Something similar can happen in our relationship with Mary. In order to value more deeply her “yes,” it helps to consider her “no.”

Let’s look at 10 of them:

1. She said no to every excuse or condition that she might have placed before God’s will. In realizing that she was the one chosen to be the Mother of God, she didn’t demand anything or make any excuses. She simply accepted.

2. She said no to vanity. The young women of her time could have dreamed of being the mother of the Messiah. When she was chosen, Mary didn’t lose her bearings or believe herself somehow above everyone else. She recognized herself as the simple servant of the Lord.

3. She said no to gossip. She didn’t dash off to tell the world about her mission and her baby. In fact she didn’t even tell Joseph … not even to protect herself.

4. She said no to self-centeredness. As Gabriel left, she didn’t settle down to spoil herself and have some rest. On the contrary, when the angel told her about Elizabeth, she got straight to work, thinking about others even in her own state.

5. She said no to special privileges. When she heard about the census, she could have asked God for some angelic assistance. And asked him again when they had to flee to Egypt. And again when Jesus was lost in the Temple. But she never expected God to send angels or extraordinary graces to help her.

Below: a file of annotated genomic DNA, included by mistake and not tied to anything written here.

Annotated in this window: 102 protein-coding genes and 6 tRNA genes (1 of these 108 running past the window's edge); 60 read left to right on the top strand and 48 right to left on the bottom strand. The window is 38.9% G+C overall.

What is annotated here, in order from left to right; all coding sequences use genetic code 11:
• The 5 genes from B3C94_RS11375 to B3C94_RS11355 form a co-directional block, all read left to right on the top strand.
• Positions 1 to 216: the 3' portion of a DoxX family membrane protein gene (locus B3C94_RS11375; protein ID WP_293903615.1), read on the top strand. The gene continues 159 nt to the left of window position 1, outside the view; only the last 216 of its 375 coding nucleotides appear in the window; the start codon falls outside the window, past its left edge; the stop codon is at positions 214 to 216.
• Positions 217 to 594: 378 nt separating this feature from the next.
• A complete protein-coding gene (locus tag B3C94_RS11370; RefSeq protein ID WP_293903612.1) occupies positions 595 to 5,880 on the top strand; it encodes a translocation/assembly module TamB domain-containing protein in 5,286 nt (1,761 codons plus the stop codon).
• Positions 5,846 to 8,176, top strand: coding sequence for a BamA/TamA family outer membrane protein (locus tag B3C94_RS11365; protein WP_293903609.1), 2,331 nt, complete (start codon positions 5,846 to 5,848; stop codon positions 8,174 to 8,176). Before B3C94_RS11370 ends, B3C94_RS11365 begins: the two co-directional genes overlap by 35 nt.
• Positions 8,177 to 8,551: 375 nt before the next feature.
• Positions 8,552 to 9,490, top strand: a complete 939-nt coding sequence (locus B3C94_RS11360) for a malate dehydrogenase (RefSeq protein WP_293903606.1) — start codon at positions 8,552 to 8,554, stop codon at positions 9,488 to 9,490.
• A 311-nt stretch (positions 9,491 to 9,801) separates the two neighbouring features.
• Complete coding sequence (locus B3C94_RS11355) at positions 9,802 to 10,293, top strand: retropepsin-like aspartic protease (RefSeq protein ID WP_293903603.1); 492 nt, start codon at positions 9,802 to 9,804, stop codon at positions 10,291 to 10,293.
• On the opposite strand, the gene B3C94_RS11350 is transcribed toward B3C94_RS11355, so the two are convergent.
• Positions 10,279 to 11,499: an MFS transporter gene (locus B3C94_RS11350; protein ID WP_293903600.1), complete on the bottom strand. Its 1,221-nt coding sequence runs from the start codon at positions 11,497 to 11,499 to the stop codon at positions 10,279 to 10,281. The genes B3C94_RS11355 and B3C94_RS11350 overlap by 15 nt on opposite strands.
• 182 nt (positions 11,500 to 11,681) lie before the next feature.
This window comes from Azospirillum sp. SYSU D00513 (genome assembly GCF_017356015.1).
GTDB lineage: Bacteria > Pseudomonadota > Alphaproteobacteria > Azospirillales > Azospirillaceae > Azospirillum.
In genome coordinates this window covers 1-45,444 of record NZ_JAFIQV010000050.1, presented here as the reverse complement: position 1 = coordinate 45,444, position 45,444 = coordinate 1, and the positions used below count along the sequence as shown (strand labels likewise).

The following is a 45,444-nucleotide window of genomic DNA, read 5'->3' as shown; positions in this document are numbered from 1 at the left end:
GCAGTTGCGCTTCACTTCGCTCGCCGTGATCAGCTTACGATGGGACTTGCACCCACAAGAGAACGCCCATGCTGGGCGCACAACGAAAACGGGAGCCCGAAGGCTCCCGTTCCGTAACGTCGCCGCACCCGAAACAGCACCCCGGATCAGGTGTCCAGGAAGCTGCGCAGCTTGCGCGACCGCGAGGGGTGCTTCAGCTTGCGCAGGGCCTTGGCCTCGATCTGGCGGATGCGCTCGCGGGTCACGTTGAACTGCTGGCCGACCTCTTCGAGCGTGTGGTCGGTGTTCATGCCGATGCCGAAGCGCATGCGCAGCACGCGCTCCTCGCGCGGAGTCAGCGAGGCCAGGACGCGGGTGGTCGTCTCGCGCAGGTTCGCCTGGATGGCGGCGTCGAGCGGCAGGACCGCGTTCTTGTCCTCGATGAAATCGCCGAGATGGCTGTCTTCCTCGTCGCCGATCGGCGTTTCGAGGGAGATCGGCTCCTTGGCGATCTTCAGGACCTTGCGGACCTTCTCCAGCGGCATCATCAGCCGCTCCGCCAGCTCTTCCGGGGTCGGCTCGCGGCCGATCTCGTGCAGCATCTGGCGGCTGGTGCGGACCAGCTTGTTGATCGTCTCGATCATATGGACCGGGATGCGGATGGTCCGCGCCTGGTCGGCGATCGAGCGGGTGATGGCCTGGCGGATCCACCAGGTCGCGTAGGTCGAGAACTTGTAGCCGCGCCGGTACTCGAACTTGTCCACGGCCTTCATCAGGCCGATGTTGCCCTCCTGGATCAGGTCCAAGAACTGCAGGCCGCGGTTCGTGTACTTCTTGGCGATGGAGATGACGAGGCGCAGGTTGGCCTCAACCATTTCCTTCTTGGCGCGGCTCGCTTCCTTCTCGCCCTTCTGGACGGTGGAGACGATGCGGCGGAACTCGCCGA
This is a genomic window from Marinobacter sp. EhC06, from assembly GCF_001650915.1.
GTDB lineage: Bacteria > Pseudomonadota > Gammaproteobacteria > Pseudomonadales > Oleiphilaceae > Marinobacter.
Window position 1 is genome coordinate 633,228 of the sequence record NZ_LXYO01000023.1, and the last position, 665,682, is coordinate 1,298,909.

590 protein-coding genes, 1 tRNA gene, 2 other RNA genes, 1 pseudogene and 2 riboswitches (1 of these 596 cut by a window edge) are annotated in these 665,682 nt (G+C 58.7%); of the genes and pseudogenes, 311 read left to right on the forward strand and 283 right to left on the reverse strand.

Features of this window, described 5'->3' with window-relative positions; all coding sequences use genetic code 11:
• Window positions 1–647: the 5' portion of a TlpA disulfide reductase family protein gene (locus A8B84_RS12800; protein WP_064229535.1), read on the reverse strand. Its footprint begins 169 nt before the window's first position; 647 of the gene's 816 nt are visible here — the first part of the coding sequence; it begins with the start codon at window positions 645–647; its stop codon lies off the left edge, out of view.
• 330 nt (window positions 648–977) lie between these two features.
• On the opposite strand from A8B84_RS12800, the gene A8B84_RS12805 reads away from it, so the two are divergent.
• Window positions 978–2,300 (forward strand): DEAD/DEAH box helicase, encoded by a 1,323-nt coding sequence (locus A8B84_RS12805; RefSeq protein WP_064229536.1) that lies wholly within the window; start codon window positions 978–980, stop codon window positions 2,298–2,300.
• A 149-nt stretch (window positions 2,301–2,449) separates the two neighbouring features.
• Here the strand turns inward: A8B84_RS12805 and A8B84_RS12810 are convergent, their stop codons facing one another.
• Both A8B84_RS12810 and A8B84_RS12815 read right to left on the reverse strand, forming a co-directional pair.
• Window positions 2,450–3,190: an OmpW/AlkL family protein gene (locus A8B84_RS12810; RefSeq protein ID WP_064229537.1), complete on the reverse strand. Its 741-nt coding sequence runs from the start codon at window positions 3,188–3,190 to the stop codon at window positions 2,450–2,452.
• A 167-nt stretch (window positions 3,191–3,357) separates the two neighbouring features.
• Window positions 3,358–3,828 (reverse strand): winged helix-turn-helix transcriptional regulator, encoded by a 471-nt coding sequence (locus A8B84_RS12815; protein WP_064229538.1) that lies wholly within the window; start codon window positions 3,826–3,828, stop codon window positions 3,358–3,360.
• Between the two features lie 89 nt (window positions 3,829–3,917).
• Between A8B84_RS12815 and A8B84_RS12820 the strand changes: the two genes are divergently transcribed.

6. She said no to dwelling on the “what ifs.” When she had to give birth in a situation very different than what she and Joseph would have wanted, she didn’t spend her time thinking about what could have been. She adapted to what God permitted and made the best of it.

7. She said no to living in a bubble. She could have shut herself off in a little world with Joseph and her divine Son, to relish the delights of living with such company. Instead, from the beginning, she gave her Child to others — to the shepherds, to the Magi, and later on, to the world entire.